Looking at the perioperative circumstances, chronic opioid use is associated with a higher risk of postoperative delirium. While there is no current literature to support this, opioid use postoperatively has been shown to not increase the risk of postoperative delirium by Nandi et al. (15). In the same study, they showed that benzodiazepine and isoflurane use perioperatively is an independent risk factor for postoperative delirium (15).
Looking at the postoperative complications, wound infection and DVT are associated with a higher risk of postoperative delirium. However we purport that this could be a confounding effect, as a result of the general health status of patients who had postoperative delirium being poorer as compared to those who did not.
Looking at the patient co-morbidities, the results suggest that Parkinson’s disease and dementia are associated with a lower risk of postoperative delirium. However, given that we only have such a small pool of patients diagnosed with delirium, and that only 0.1% (1/1,010) of the non-delirium group was diagnosed with Parkinson’s disease or dementia, the results are inconclusive. Chung et al. explains otherwise, that a history of dementia is an independent risk factor for postoperative delirium (12). Our study also noted that 50% (3/6) of patients diagnosed with delirium went on to have a history of dementia recorded, hence indicating a potentially stronger association between dementia and postoperative delirium.
Nonetheless, we do appreciate the limitations of our study. Firstly the method of identifying cases of delirium by retrospective medical record review is obviously prone to bias. However, we have confidence that the protocoled approach to the care of our post-TKA patients would have limited variability and inaccuracy. Secondly, given the small pool of patients diagnosed with postoperative delirium of 0.59% (6/1,016), there are limitations to the significance of our analysis. Thirdly, the gender biasedness towards females (81.4%) does affect the interpretation of our results. However, this is the demographic representation of patients undergoing TKA in our institution, which is difficult to modify. The strengths of our study include the use of prospective registry data making it valuable enough for trend analysis. We also had a relatively large cohort size and studied a variety of perioperative risk factors.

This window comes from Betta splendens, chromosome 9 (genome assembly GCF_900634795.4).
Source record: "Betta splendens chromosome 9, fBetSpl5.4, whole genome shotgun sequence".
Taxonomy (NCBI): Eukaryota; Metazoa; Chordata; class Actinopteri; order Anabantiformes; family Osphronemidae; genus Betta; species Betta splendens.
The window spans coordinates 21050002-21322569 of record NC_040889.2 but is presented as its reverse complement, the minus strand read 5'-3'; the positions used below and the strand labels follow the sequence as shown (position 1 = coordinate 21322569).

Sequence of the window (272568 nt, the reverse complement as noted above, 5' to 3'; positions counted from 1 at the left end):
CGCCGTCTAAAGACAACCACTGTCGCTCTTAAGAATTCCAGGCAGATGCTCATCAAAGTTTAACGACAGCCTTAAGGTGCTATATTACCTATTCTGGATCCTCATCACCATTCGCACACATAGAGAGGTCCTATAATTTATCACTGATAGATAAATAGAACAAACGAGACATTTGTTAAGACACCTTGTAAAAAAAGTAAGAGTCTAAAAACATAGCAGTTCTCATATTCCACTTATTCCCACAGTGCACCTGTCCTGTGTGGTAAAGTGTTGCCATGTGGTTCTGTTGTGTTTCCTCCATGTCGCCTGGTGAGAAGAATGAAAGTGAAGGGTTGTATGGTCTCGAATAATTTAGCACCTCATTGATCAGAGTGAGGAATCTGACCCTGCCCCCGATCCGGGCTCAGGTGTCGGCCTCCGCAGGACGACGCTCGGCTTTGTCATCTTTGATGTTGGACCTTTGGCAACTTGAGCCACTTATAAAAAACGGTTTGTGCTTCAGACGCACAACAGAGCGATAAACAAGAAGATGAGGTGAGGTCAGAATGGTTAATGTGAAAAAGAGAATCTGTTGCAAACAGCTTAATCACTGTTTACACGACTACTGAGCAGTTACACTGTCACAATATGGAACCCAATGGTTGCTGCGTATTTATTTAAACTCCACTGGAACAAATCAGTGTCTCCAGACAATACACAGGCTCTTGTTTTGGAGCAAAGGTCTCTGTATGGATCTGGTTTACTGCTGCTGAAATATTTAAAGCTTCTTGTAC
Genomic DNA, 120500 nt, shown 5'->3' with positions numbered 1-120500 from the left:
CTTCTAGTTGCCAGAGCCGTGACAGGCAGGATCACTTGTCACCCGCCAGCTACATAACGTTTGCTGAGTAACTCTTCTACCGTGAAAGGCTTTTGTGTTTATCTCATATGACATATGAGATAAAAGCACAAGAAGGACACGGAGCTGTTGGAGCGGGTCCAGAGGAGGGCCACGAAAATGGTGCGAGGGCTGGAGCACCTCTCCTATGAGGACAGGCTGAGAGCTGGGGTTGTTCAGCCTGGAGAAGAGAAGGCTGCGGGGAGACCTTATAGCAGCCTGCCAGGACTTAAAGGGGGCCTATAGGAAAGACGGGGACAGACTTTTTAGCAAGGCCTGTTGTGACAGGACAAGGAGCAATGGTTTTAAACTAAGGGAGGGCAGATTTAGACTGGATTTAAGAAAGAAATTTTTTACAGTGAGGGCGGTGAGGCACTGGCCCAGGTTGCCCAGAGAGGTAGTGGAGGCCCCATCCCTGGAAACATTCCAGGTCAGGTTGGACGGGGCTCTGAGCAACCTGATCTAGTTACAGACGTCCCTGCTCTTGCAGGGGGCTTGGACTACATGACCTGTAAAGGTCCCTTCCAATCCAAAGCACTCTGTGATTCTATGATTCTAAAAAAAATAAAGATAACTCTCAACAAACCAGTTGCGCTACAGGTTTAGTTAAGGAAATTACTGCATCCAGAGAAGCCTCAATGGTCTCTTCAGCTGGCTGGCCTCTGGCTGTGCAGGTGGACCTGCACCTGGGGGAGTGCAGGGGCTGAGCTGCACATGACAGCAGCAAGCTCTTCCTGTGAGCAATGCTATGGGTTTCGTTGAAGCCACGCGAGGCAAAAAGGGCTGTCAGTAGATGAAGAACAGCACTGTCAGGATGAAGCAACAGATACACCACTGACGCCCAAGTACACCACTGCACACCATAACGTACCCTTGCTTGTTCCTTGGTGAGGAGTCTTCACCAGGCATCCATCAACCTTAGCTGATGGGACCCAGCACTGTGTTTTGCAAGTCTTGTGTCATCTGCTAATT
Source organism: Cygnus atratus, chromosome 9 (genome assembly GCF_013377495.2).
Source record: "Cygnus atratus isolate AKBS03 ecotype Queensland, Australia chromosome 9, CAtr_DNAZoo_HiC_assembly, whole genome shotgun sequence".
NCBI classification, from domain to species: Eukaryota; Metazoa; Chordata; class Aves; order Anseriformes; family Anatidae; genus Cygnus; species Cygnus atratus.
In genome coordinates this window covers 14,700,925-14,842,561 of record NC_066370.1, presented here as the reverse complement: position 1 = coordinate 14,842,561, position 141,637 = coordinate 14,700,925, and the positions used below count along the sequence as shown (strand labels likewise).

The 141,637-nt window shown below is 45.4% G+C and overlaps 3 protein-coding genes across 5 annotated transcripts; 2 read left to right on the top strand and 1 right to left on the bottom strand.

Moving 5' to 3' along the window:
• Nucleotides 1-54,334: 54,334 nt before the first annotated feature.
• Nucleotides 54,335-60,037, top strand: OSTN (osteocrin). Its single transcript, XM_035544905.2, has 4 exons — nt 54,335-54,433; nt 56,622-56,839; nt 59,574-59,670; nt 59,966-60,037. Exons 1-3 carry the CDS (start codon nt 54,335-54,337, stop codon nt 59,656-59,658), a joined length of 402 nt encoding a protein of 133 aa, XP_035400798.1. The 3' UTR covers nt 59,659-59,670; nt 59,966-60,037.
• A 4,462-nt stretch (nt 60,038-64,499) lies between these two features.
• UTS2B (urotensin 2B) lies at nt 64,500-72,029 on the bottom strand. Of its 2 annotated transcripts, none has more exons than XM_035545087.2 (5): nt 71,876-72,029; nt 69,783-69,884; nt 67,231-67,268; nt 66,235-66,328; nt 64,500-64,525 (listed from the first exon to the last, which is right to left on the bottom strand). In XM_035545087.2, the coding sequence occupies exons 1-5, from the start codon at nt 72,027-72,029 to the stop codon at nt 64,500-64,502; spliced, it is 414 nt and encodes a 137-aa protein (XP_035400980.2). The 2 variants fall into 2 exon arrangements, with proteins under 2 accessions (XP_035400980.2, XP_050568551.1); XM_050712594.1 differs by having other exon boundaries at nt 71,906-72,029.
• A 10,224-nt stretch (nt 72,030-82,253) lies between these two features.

Incidence of postoperative delirium following TKA in our Asian population is low. This is likely contributed by use of a standard care pathway although prospective evaluation is necessary. Higher mean age, male gender, lower BMI and chronic opioid use may be associated with a higher risk of postoperative delirium.
We will like to acknowledge the staff at the Orthopaedic Diagnostic Centre, Singapore General Hospital for their assistance in retrieval of data.
Conflicts of Interest: The authors have no conflicts of interest to declare.
Ethical Statement: The Institutional Review Board (IRB) of our institution approved the conduct of this study (CIRB 2017/2467).